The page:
KNOXVILLE — When Trey Smith did not participate in Tennessee's first spring football scrimmage on April 1, it wasn't because he was injured, suspended, under academic obligation or dealing with any of the other things that typically keep college players off the field.
"It was kind of a reality check," Volunteers coach Butch Jones said. "He was absent because he went back home for prom."
Smith may have the body of an NFL star, but the 6-foot-6, 313-pound Jackson, Tenn., resident is not yet old enough to buy lottery tickets.
At only 17 years old, Smith continues to impress Tennessee's coaches and players while getting his first taste of college football, just months after finishing his high school career and graduating a semester early to join the Vols for spring practice.
"He's mature beyond his years, a great person of character, competes every day," Jones said. "He's come into our football family and just worked, and he continues to earn the respect of his peers, teammates and everyone around him with the way he carries himself on a daily basis."
Smith and fellow early enrollee Riley Locklear are the rookies in a group of offensive linemen entering 2017 with a combined 111 career starts. Through 10 of Tennessee's 15 allotted spring practices, Smith said he can already feel his body adapting to the college game as he is "playing against grown men every day."
Adjusting his body to college life is another story for the University School of Jackson graduate.
"I told people back at home, the transition is not too hard in regards to the classroom," Smith said Tuesday. "My high school did a good job preparing me for it. I think the biggest transition, honestly, is just walking to class. Instead of walking down the hall a few hundred feet, I've got to go the whole way across campus and walk up the massive hill to Ayres Hall. That's the biggest transition for me right now."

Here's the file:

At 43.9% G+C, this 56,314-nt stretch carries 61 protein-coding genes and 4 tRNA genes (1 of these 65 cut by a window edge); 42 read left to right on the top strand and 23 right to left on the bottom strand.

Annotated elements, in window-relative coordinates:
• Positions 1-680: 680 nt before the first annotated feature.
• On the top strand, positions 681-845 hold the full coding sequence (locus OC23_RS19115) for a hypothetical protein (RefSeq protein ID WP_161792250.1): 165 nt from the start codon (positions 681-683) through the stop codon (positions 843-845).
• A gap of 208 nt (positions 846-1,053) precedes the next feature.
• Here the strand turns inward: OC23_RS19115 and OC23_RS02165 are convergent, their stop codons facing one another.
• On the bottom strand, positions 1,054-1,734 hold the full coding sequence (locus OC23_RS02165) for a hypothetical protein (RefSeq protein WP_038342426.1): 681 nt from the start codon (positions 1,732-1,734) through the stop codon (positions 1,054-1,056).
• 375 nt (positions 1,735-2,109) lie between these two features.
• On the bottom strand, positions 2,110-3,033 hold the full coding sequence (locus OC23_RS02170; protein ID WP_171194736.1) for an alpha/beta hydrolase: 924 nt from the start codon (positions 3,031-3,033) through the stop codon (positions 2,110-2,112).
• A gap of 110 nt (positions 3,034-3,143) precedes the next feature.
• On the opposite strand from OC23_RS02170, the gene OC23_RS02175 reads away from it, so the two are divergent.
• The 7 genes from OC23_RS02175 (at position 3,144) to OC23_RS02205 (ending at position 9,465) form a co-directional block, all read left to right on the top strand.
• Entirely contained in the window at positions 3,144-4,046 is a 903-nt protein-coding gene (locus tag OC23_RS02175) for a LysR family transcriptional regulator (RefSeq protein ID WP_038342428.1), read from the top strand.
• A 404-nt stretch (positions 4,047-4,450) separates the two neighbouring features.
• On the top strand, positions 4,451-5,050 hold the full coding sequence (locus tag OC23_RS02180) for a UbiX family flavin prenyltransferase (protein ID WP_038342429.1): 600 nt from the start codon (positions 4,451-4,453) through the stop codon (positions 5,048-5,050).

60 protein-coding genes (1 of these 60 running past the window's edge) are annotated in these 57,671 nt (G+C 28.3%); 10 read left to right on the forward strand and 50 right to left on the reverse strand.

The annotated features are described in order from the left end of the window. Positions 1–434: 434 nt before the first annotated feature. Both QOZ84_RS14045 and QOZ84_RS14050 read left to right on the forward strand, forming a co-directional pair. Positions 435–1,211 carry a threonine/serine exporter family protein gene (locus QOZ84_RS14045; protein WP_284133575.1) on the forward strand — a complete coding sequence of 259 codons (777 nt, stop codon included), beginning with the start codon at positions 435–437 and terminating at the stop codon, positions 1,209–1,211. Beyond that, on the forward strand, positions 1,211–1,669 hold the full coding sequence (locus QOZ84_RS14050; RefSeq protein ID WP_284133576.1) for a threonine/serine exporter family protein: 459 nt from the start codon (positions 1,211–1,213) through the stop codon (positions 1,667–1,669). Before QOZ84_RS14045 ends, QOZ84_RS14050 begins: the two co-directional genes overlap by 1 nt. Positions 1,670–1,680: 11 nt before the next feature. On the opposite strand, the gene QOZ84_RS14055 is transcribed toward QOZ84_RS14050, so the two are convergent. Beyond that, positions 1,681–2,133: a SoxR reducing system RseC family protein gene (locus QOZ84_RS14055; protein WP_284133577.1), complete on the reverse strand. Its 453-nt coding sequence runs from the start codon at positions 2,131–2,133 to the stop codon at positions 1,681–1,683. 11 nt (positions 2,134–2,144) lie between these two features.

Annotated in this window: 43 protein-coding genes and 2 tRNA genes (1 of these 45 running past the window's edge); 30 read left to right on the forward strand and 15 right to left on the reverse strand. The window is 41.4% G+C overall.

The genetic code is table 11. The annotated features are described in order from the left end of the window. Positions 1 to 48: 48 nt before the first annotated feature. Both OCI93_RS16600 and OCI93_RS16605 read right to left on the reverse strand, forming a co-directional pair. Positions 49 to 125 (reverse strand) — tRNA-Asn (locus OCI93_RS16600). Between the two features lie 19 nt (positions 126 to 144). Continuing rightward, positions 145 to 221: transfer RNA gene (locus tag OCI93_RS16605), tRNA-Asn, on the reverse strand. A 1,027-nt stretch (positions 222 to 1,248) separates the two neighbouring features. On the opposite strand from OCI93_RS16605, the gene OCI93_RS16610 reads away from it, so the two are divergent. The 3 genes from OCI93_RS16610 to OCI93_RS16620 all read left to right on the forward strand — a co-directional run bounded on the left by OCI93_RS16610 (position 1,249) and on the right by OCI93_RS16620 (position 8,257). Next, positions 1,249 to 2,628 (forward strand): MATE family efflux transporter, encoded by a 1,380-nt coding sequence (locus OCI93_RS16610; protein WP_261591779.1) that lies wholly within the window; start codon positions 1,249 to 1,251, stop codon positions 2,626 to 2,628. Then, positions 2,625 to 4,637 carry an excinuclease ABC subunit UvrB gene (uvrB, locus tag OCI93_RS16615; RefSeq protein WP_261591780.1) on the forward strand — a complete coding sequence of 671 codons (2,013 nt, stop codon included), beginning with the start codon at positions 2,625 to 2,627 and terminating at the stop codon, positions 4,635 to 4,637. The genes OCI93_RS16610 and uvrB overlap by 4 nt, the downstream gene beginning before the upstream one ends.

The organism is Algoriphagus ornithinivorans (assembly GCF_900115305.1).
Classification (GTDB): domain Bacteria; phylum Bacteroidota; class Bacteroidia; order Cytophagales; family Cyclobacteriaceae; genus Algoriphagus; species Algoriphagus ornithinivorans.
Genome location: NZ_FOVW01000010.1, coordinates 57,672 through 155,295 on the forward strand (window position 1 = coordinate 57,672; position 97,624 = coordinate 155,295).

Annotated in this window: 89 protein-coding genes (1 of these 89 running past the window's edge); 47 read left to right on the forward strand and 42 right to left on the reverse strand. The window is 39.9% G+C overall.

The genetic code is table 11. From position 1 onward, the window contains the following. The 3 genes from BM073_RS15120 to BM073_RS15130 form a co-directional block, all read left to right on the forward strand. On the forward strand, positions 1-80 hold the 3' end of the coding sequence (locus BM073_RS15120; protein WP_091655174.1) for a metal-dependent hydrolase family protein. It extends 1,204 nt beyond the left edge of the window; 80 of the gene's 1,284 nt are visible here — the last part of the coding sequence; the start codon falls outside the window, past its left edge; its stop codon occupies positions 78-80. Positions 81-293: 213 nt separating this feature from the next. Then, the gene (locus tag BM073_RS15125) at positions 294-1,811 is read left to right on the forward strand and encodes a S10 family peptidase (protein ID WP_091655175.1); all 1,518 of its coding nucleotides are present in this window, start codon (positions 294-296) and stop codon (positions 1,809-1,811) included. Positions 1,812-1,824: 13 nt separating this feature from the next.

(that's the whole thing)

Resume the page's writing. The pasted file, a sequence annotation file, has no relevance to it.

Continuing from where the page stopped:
As one of the nation's most highly sought recruits in the 2017 signing class, Smith's recruitment drew national sports media coverage. The prized recruit and his hard-to-miss frame are frequently recognized on some of those long walks to class.
"A lot of time people are scared," Smith said. "Just a friendly public service announcement: I will not eat you; I will not harm you; I just want to say hi."
Smith credits the rave reviews about his maturity to tragedy. In 2015, when he was 15, his mother, Dorsetta, died. While acknowledging that it's a sensitive topic, Smith said losing his mother helped him grow up.
"It was time to put childish things aside," he said. "It was time to really get prepared for my future. My mom always wanted me to get my degree and be a successful African-American man. It was time. I had to take some transitional steps. That's why I wanted to early-enroll. It was time for me to make my path in order to make her proud."
His sister, Ashley, spent her college years as a manager for the Lady Vols basketball team. Now she is an executive assistant for Jones and offers a little slice of home for her not-so-little brother.
"I think that made the transition five hours away a little bit easier," he said. "Because I'm home if my sister's here. That's made it a little bit better."
But, Smith said, he does still see Snapchat posts from high school classmates doing high school things. It makes him miss those friends, he said, even though he "couldn't ask for anything more" in Knoxville
"He's a young man that should still be in high school," Jones said. "But he's mature beyond his years."
Contact staff writer David Cobb at firstname.lastname@example.org or 423-757-6249.